J.M.B.: For millions of years we have eaten what grows around us. In that sense, food has also played and important role on how we relate to environment and landscape. The plants we ate responded to the same weather, microbes, soil and conditions in which we lived, thus creating an immediate link between food, land and our bodies. Our intestines may be one of the main interfaces in our relationship to space. If you were to flatten out our guts and all its folds, we would have a surface that is the size of a football field. That is much more than our skin or our lungs together, in terms of area. That attests that our intestines, event though engaged in a relationship which is not visible to our eyes, might “very well be our primary interface with the outside world” (Dr. Michael Greger). Now imagine living in London and eating kiwi that comes from New Zealand. How do our bodies relate to that? What are they able to read? Food is deeply ingrained with information from the soil. It is almost as if that food that travelled so far spoke a different language, or a completelly different alphabet. The feeling of being a foreigner, or displaced, could very well be a result of eating food that was grown elsewhere. On top of that, we can also add the environmental damage of transporting food from so far away. The funny thing is that food that grows sponteneously around us, such as wild edibles, have become invisible and is not even considered food, like dandelions. I don’t consider what I do art, in terms of having an artistic DNA per se. I understand I approach certain issues or aspects of society through art, using concepts and theories that are from the art field. That enables you to approach my work through different areas, such as ecology, nutrition, economy or geography. The plasticity in my work is in the way you look at it. Its artistic catch is in how you read it. I like, for example, to think of Restauro as an environmental sculpture, referencing Beuys social sculpture and Helio Oiticica’s environmental program, artists I feed from when thinking about art in the expanded fiel.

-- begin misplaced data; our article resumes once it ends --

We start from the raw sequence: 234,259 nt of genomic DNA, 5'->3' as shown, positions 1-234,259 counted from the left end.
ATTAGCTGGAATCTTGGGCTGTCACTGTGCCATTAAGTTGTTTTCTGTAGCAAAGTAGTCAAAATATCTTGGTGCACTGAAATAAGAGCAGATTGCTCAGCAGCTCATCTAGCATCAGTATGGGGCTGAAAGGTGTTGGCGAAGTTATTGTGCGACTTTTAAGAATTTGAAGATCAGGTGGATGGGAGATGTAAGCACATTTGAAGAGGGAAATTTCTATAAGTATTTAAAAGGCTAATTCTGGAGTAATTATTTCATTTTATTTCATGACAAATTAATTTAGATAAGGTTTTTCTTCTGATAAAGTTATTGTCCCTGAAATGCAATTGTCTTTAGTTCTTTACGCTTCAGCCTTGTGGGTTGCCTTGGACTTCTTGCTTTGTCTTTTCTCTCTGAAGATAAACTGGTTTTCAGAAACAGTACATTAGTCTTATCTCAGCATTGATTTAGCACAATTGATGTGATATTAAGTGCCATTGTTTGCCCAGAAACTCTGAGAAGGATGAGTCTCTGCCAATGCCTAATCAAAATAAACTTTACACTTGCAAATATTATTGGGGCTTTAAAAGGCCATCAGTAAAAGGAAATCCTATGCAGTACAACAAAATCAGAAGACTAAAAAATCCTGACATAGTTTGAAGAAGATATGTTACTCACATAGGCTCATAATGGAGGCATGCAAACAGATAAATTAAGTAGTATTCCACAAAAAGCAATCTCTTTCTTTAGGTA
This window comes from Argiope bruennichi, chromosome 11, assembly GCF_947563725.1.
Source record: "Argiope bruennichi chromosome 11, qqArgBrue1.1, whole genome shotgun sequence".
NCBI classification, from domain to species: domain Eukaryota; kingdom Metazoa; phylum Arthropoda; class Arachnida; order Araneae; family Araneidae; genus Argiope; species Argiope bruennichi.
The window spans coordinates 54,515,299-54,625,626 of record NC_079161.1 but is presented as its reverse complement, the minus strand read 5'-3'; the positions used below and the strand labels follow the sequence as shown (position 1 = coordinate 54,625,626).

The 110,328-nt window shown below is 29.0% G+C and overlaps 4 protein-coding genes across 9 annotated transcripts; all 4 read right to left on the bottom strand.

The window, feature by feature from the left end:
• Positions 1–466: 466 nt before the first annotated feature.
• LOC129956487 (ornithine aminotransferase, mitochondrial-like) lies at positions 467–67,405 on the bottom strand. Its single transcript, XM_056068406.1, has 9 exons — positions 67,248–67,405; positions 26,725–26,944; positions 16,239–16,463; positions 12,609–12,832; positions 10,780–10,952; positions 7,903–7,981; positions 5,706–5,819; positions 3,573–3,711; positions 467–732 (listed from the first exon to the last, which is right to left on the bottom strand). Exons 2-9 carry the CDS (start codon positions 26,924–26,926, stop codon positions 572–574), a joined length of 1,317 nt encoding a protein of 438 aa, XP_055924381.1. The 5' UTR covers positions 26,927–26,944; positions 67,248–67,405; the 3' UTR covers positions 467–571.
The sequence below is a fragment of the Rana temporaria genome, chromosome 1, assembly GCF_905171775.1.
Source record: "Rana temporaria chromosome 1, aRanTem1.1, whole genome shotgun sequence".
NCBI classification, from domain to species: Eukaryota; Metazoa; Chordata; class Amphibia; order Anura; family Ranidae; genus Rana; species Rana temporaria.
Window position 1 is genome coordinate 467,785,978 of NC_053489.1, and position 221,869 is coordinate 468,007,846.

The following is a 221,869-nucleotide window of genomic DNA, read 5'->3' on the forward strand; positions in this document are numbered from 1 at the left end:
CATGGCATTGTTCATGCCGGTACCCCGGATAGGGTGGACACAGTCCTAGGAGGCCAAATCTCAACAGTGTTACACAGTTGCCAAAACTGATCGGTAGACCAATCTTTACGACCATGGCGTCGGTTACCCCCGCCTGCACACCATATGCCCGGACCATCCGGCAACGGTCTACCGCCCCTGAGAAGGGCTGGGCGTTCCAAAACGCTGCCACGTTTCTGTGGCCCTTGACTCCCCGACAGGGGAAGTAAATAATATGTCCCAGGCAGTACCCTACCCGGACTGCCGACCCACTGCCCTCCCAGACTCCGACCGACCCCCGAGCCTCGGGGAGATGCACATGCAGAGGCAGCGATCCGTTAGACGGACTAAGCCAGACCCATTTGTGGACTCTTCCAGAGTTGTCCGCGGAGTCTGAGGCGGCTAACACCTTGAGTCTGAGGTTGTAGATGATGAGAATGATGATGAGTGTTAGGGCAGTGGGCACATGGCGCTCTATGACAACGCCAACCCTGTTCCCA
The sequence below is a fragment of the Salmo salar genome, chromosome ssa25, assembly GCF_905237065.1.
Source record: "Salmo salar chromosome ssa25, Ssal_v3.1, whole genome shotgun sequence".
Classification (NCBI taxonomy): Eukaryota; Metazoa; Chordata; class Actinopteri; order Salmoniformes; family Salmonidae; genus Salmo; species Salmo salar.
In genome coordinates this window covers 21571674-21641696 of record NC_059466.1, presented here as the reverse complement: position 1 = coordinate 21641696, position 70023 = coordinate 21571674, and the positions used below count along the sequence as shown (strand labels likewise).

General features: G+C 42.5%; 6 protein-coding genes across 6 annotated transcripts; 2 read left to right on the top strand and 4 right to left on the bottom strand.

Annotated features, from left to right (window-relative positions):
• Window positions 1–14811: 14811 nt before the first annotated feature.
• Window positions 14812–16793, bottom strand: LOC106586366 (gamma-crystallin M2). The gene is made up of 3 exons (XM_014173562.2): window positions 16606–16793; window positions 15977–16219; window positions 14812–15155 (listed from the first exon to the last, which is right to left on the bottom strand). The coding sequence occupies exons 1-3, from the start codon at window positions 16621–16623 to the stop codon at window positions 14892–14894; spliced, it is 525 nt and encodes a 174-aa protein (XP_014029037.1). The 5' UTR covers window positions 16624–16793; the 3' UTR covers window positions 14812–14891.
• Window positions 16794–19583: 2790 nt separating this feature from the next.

C.I.: Which were the main challenges or difficulties you found in presenting the same project in two different realties like Sao Paulo and London?

J.M.B.: There were some production challenges, but in general we found more similarities than differences in those contexts. First, the food industry is international nowadays, so the problems we have in Brazil concerning the complexity of food and environmental impact is something the English have also been concerned about. One thing that was really nice to look into was British artists who have a strong relationship to landscape: Constable, Ian Hamilton Finlay, Richard Long, Anthony Gormley…these examples show how British art has a strong connection to place, so that also created a fertile ground for me to plant my project. Another interesting thing was how similar we found organic farmers to be in Brazil and in England. The ethical relationship to land is something they share, and from that comes abundance and generosity. It is quite interesting how that made me feel at home when visiting those farms.

C.I.:  Are you working on any upcoming project we could look forward to see?

J.M.B.: My challenge at the moment is to think of how “Restauro” can be translated into a book. There is vast discursive material to be shared, but the formats which we have been using up to now are more experiential, addressed to the body. As “Restauro” sprouted from an academic research, there is also a lot to say in terms of texts and images that have not yet been shown, and I think the format of a book would be ideal to do that. The challenge, though, is to think of a book that not only is a support for our thoughts, but that is an extension of the project, almost like a non-site of Restauro, to quote Robert Smithson.